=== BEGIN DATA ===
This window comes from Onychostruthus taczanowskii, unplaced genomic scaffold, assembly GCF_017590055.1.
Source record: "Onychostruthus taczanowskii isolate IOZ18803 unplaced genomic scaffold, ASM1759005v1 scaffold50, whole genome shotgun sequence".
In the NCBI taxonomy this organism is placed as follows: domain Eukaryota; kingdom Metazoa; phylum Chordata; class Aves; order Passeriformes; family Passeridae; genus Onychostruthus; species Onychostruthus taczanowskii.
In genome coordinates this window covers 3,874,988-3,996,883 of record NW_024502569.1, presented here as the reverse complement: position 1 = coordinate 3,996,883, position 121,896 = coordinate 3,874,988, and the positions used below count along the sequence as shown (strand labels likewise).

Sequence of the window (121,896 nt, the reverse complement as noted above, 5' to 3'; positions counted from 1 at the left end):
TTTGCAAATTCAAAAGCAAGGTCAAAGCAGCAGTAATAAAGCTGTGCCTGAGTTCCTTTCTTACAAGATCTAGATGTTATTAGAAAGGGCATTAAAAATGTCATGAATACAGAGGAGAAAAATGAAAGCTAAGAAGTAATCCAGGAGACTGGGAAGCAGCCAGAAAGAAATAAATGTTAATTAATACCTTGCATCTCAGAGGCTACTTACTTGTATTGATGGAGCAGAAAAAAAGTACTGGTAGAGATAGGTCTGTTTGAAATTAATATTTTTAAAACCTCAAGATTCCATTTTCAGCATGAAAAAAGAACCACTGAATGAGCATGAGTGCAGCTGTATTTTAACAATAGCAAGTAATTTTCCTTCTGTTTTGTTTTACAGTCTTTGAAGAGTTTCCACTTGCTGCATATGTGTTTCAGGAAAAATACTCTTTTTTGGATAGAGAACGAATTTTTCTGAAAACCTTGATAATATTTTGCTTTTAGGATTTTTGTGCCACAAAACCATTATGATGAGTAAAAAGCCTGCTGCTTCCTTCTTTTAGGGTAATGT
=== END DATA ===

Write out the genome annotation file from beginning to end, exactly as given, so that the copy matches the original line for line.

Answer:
This window comes from Onychostruthus taczanowskii, unplaced genomic scaffold, assembly GCF_017590055.1.
Source record: "Onychostruthus taczanowskii isolate IOZ18803 unplaced genomic scaffold, ASM1759005v1 scaffold50, whole genome shotgun sequence".
In the NCBI taxonomy this organism is placed as follows: domain Eukaryota; kingdom Metazoa; phylum Chordata; class Aves; order Passeriformes; family Passeridae; genus Onychostruthus; species Onychostruthus taczanowskii.
In genome coordinates this window covers 3,874,988-3,996,883 of record NW_024502569.1, presented here as the reverse complement: position 1 = coordinate 3,996,883, position 121,896 = coordinate 3,874,988, and the positions used below count along the sequence as shown (strand labels likewise).

Sequence of the window (121,896 nt, the reverse complement as noted above, 5' to 3'; positions counted from 1 at the left end):
TTTGCAAATTCAAAAGCAAGGTCAAAGCAGCAGTAATAAAGCTGTGCCTGAGTTCCTTTCTTACAAGATCTAGATGTTATTAGAAAGGGCATTAAAAATGTCATGAATACAGAGGAGAAAAATGAAAGCTAAGAAGTAATCCAGGAGACTGGGAAGCAGCCAGAAAGAAATAAATGTTAATTAATACCTTGCATCTCAGAGGCTACTTACTTGTATTGATGGAGCAGAAAAAAAGTACTGGTAGAGATAGGTCTGTTTGAAATTAATATTTTTAAAACCTCAAGATTCCATTTTCAGCATGAAAAAAGAACCACTGAATGAGCATGAGTGCAGCTGTATTTTAACAATAGCAAGTAATTTTCCTTCTGTTTTGTTTTACAGTCTTTGAAGAGTTTCCACTTGCTGCATATGTGTTTCAGGAAAAATACTCTTTTTTGGATAGAGAACGAATTTTTCTGAAAACCTTGATAATATTTTGCTTTTAGGATTTTTGTGCCACAAAACCATTATGATGAGTAAAAAGCCTGCTGCTTCCTTCTTTTAGGGTAATGT